Why Labuschagne can be one of Australia's best No.3 batsmen
Greg Chappell knows what it takes to score runs in the top order and in Labuschagne he believes Australia has found a man who can add to a rich history of No.3 stars.Chappell, who had a prosperous stint at No.3 in his grand career, was a national selector when Australia handed Labuschagne his Test debut in the United Arab Emirates last year, and recalled him last summer to fill the key top-order slot against India in Sydney after Shaun Marsh's repeated failures.
By Maria Caspani PALISADES, N . Y . (Reuters) – Some 20 miles north of New York City, a team of scientists is searching for clues about how the. FILE PHOTO: An Acropora coral colony grows on the Great Barrier Reef off the coast of Cairns, Australia October 25, 2019.
Climate scientists agree that humanity is about to cause an equal or greater rise in sea level, but they have tended to assume that such a large increase would take centuries , at The paper identifies a specific mechanism that the scientists say they believe could help cause such an abrupt climate shift .
By Maria Caspani
PALISADES, N.Y. (Reuters) - Some 20 miles north of New York City, a team of scientists is searching for clues about how the environment is changing by studying organisms not usually found in the woods around here: corals.
Actress Pamela Anderson is the 'climate change hypocrite of the week'
Sky News host Andrew Bolt says Hollywood actress Pamela Anderson has been crowned his "climate change hypocrite of the week".Sky News Digital Editor Jack Houghton said Ms Anderson was a 'Hollywood hypocrite' following the former Baywatch star lecturing Australians about climate change and their diets.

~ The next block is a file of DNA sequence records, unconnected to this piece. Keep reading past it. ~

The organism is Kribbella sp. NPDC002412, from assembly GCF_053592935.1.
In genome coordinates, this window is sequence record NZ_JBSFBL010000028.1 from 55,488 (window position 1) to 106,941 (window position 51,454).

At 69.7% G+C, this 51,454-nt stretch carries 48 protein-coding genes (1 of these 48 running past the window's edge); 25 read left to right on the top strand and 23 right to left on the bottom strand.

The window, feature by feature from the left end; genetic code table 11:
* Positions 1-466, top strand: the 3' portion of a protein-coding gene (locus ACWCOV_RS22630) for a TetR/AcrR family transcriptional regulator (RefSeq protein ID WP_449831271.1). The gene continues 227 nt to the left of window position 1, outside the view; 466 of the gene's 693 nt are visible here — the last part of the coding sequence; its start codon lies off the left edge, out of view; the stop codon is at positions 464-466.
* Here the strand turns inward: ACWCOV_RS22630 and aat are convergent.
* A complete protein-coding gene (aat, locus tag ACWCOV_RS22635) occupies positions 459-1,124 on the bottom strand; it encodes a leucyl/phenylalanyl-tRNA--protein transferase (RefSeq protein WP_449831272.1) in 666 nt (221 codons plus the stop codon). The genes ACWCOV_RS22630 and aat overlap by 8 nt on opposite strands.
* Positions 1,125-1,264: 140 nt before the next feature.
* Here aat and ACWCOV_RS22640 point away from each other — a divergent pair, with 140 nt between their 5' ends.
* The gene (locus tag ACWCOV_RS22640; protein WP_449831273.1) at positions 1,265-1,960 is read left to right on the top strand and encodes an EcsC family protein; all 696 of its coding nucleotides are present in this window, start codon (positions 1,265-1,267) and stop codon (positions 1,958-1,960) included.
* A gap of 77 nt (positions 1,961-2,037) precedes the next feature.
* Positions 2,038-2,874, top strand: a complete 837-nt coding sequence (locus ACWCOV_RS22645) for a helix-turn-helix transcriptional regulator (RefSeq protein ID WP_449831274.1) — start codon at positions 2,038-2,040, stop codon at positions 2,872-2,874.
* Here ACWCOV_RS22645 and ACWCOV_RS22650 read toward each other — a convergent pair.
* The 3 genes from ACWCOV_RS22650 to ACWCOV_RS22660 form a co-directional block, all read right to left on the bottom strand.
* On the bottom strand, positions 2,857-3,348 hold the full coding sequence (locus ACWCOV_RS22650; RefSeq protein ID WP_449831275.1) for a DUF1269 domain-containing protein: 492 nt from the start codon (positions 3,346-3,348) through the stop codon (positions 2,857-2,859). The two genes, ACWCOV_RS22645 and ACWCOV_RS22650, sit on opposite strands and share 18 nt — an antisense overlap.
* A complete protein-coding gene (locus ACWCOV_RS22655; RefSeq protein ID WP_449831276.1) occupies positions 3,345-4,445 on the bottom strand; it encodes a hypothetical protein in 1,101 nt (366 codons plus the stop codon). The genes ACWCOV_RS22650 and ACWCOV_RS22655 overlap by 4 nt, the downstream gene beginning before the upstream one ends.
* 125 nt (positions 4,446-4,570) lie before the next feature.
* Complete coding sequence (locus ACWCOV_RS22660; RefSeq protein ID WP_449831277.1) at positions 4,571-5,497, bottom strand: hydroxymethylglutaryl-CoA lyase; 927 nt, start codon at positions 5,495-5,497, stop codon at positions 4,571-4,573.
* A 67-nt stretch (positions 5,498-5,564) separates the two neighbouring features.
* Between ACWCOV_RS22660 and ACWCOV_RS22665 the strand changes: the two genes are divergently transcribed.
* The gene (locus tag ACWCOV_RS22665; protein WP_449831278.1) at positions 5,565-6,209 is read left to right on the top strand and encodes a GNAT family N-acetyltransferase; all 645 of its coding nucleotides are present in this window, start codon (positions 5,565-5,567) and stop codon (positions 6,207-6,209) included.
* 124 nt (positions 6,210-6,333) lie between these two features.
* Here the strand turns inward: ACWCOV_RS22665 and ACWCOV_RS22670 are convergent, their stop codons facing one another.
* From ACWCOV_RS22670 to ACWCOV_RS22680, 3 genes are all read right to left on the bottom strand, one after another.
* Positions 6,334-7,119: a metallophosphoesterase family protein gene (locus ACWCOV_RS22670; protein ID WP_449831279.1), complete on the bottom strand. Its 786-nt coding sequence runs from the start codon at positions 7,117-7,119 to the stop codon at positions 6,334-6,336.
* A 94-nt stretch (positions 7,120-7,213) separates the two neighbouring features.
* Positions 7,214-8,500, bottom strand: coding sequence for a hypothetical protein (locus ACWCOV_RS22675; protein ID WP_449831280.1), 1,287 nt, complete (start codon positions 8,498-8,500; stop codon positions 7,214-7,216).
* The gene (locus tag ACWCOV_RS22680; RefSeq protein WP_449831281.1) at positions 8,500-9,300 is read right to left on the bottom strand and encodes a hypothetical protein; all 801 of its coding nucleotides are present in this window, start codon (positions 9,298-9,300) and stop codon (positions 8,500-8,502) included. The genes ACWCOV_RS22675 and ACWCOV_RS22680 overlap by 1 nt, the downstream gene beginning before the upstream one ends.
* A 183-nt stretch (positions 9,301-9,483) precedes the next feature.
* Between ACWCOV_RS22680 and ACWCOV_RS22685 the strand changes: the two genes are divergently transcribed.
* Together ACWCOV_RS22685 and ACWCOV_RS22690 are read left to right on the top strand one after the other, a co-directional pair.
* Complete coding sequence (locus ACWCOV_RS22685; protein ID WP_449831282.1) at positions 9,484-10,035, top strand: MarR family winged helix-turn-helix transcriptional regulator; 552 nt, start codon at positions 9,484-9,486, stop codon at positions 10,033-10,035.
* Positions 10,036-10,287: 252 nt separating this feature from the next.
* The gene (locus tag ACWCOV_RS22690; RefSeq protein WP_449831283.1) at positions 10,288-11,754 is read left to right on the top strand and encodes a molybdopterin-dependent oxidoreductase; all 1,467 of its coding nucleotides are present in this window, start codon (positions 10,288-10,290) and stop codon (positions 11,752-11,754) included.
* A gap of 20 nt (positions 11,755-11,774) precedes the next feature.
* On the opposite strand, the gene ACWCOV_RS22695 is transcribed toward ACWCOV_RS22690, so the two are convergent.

Scientists studying ocean currents find clues to how and why the earth's climate is changing, the role of human activity in global warming and even how One of the major oscillations, in the North Atlantic, may be in the process of switching to a new state, one with far-reaching implications for the study of
Before we can make a plan to protect our oceans from climate change, we need to know what they were like before human impact. We haven’t been collecting
In the labs of the Lamont-Doherty Earth Observatory, a research unit of Columbia University overlooking the Hudson River, the scientists led by Professor Braddock Linsley pore over feet-long coral cores they extracted from far-away reefs.
For Linsley and his colleagues, corals are a precious repository of clues https://tmsnrt.rs/360ebeX about the past that may help predict future climate trends. They can also reveal how much and how fast environmental conditions have changed during a certain period of time.
Former US Secretary of State Kerry launches group to tackle climate 'like a war'
Former US Secretary of State John Kerry said Sunday that he had formed a cross-party, celebrity-studded coalition to take on the cause of climate change and confront it “like a war.” The initiative’s launch coincides with the opening Monday of the COP25 international climate talks in Madrid, where the US administration of Donald Trump will be represented only by a low-level delegation.
The new study also sheds light on exactly which Africans spread to other continents. They then kept expanding over the centuries until their descendants reached the southern edge of the continent. Ancient DNA in skeletons from western Africa would be just as valuable; it may hold profound secrets
The new discovery indicates that people in Borneo were already making figurative images at the same time as people in Europe — or perhaps even thousands of years beforehand. Now Dr. Aubert and other researchers are puzzling over what triggered these bursts of creativity.
Cores are the hard, stony part of a coral underneath the top of the colony - its skeleton. Much like trees, corals produce growth rings that record climatic conditions like seawater temperatures and rainfall as they grow.